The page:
Falcioni, L., et al. (2018) “Report of final results regarding brain and heart tumors in Sprague-Dawley rats exposed from prenatal life until natural death to mobile phone radiofrequency field representative of a 1.8 GHz GSM base station environmental emission.” Environmental Research, 165, 496-503. doi:10.1016/j.envres.2018.01.037
Hardell, L., & Carlberg, M. (2021). “Lost opportunities for cancer prevention: historical evidence on early warnings with emphasis on radiofrequency radiation,” Environmental Health Review, 1-13 DOI
Byun, Yoon-Hwan, et al. (2013) “Epidemiological Characteristics of Mobile Phone Ownership and Use in Korean Children and Adolescents.” Environmental Health and Toxicology 28
Johansson, O. (2015). “Electrohypersensitivity: a functional impairment due to an inaccessible environment.” Reviews on Environmental Health, 30(4), 311-321
Divan, Kheifets, et al. (2011) “Exposure to Extremely Low-Frequency Magnetic Fields and the Risk of Childhood Cancer: Update of the Epidemiological evidence.” Schüz and Joachim. Progress in Biophysics and Molecular Biology 107(3):339-42
Belpomme, D., & Irigaray, P. (2020). “Electrohypersensitivity as a Newly Identified and Characterized Neurologic Pathological Disorder: How to Diagnose, Treat, and Prevent It.” International Journal of Molecular Sciences, 21(6), 1915.
Feychting, Maria (2010) “Mobile Phones, Radiofrequency Fields, and Health Effects in Children-Epidemiological Studies” Progress in Biophysics and Molecular Biology 107(3):343-348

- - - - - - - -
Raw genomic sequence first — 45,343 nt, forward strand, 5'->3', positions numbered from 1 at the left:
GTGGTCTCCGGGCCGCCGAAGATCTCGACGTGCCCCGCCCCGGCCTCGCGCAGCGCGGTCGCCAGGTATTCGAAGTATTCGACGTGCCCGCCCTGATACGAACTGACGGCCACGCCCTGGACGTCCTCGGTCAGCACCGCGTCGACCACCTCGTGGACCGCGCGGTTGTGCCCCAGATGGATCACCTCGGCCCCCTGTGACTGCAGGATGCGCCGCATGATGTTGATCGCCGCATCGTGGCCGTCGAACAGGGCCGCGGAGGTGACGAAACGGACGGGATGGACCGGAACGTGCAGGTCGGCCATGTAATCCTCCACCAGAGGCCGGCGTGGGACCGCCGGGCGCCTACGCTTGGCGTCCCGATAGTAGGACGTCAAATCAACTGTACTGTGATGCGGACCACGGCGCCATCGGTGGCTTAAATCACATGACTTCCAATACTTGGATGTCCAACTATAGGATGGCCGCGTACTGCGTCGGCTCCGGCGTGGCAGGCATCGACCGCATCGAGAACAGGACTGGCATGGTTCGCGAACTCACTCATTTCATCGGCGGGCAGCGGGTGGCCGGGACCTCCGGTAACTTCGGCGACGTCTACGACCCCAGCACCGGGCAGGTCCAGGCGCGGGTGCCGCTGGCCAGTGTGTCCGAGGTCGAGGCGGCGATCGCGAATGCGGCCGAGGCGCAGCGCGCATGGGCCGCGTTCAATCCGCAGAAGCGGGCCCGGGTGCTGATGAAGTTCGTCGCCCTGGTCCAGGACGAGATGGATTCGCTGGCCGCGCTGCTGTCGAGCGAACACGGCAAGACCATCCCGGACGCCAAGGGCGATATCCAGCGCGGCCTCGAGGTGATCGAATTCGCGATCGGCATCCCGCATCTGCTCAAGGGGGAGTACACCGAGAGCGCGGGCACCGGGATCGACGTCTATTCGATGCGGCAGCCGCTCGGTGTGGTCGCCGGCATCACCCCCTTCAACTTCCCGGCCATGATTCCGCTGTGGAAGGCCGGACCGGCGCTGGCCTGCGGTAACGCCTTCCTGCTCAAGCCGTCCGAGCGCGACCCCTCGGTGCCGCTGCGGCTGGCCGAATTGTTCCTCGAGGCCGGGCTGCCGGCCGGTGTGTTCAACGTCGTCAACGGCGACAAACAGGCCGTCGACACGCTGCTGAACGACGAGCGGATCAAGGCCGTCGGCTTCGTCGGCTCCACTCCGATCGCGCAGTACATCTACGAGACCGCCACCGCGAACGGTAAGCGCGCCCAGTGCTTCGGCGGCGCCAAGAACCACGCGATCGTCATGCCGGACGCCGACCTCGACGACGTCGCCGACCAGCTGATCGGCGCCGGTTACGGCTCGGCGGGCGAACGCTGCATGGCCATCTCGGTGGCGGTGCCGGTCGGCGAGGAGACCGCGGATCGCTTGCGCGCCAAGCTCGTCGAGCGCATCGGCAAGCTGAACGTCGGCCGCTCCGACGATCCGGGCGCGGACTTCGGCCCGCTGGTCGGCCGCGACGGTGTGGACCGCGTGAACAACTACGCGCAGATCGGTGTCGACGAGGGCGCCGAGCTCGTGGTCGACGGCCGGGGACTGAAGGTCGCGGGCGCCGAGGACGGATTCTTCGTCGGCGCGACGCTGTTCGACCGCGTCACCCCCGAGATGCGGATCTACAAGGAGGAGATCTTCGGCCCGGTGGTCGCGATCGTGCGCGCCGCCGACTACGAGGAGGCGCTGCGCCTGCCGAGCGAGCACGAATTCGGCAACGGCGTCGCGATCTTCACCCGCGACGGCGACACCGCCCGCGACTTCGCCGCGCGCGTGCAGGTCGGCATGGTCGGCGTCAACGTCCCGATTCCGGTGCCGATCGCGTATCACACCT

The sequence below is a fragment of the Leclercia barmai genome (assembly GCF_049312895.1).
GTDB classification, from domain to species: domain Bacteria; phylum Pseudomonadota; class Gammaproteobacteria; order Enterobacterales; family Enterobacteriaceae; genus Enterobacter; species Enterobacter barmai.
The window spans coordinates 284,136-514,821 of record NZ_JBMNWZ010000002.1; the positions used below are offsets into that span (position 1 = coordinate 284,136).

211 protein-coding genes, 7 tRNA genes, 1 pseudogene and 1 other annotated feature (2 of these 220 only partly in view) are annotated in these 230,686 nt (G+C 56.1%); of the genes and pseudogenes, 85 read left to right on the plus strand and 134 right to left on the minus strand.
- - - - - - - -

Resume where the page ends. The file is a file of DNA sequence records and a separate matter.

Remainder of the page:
Thomas, Silke, et al. (2009) “Exposure to Radio-Frequency Electromagnetic Fields and Behavioral Problems in Bavarian Children and Adolescents” European Journal of Epidemiology 25(2):135-41
Repacholi, et al. (2005) “The Sensitivity of Children to Electromagnetic Fields” Deventer. Journal of Pediatrics 116(2):303-313
Lai and Singh, (1996) “Single and Double strand DNA breaks in rat brain cells after acute exposure to radiofrequency electromagnetic radiation.” The International Journal of Radiation Biology (1996; 69-4:513-521) and Bioelectromagnetics (1996; 16:207-210)
Martin Pall. J., (2013) “Electromagnetic fields act via activation of voltage-gated calcium channels to produce beneficial or adverse effects”. Cell. Mol. Med. Vol 17, No 8, p. 958-965 (2013)
Desouky, et al, (2015) “Targeted and non-targeted effects of ionizing radiation,” Journal of Radiation Research and Applied Sciences, Vol 8, No. 2, p 247-254 (2015)
Fahmy, H., & Mohammed, F. (2020). Hepatic injury induced by radio frequency waves emitted from conventional Wi-Fi devices in Wistar rats. Human & Experimental Toxicology.
Ibitayo, A., et al, (2017) RAPD Profiling, DNA Fragmentation, and Histomorphometric Examination in Brains of Wistar Rats Exposed to Indoor 2.5 Ghz Wi-Fi Devices Radiation. BioMed Research International, 2017, pp.1-6.
Bamikole et al. (2019) “Exposure to a 2.5 GHz Non-ionizing Electromagnetic Field Alters Hematological Profiles, Biochemical Parameters, and Induces Oxidative Stress in Male Albino Rats” [J]. Biomedical and Environmental Sciences, , 32(11): 860-863.
Atasoy H.I. et al. (2012) “Immunohistopathologic demonstration of deleterious effects on growing rat testes of radiofrequency waves emitted from conventional Wi-Fi devices.”Journal of Pediatric Urology, vol. 9, no. 2, pp. 223-9.
Li ZQ et al. (2020) Testing of behavioral and cognitive development in rats after prenatal exposure to 1800 and 2400 MHz radiofrequency fields. J Radiat Res. 2020 Mar 23;61(2):197-206.